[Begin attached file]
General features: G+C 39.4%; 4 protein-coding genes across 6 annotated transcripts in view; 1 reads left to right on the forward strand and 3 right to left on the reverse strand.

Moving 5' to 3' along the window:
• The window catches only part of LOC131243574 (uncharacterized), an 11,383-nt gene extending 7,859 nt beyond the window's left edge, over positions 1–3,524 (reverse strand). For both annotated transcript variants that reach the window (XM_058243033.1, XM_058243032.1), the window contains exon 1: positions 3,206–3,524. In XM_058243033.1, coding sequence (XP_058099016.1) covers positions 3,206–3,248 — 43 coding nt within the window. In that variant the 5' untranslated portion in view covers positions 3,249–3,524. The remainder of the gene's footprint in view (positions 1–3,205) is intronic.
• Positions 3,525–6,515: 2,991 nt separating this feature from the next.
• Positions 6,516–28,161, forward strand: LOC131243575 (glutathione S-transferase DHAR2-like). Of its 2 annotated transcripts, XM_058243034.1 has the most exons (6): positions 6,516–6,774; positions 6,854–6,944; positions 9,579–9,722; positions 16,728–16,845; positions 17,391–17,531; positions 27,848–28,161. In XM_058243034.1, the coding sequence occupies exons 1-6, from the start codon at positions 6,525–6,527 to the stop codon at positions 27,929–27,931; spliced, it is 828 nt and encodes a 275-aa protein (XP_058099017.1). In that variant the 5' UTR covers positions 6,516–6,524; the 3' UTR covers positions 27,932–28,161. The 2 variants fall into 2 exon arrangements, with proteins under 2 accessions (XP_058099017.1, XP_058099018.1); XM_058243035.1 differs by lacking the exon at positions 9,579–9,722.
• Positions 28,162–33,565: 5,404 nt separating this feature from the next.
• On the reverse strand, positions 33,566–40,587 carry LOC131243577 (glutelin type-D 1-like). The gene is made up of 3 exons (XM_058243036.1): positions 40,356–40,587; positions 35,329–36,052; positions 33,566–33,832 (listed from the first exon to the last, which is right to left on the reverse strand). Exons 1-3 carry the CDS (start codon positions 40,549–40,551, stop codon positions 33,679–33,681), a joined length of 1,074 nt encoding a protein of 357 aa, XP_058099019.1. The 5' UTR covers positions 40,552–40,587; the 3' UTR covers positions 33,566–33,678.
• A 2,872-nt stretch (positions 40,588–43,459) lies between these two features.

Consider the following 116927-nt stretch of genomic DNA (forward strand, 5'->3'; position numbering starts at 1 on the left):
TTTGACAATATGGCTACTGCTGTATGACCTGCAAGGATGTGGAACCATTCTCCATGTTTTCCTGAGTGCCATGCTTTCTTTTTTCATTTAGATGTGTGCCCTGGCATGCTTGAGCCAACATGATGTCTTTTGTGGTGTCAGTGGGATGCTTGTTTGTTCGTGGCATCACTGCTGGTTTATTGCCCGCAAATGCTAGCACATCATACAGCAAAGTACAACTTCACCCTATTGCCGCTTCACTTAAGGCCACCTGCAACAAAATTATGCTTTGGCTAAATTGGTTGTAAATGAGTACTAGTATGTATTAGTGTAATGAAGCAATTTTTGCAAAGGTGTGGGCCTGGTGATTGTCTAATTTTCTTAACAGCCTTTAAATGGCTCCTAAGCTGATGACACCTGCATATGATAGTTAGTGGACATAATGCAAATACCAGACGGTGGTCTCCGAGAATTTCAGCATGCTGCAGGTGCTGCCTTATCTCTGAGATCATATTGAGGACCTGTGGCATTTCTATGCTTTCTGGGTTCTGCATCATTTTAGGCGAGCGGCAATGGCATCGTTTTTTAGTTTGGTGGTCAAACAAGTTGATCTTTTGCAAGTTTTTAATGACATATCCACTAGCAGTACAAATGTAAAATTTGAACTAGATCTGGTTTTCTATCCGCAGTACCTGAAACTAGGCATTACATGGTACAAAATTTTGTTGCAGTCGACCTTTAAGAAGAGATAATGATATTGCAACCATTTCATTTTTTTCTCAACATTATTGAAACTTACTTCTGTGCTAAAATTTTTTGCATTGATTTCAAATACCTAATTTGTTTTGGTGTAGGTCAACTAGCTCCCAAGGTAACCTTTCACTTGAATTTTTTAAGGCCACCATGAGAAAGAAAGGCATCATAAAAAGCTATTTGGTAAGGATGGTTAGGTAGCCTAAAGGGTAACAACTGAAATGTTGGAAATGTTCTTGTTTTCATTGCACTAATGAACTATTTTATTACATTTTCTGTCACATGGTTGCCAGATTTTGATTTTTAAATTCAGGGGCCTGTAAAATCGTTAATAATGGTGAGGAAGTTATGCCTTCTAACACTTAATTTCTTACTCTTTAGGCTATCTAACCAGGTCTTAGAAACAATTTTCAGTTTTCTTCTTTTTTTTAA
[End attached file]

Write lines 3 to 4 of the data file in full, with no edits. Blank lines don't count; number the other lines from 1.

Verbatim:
• The window catches only part of LOC131243574 (uncharacterized), an 11,383-nt gene extending 7,859 nt beyond the window's left edge, over positions 1–3,524 (reverse strand). For both annotated transcript variants that reach the window (XM_058243033.1, XM_058243032.1), the window contains exon 1: positions 3,206–3,524. In XM_058243033.1, coding sequence (XP_058099016.1) covers positions 3,206–3,248 — 43 coding nt within the window. In that variant the 5' untranslated portion in view covers positions 3,249–3,524. The remainder of the gene's footprint in view (positions 1–3,205) is intronic.
• Positions 3,525–6,515: 2,991 nt separating this feature from the next.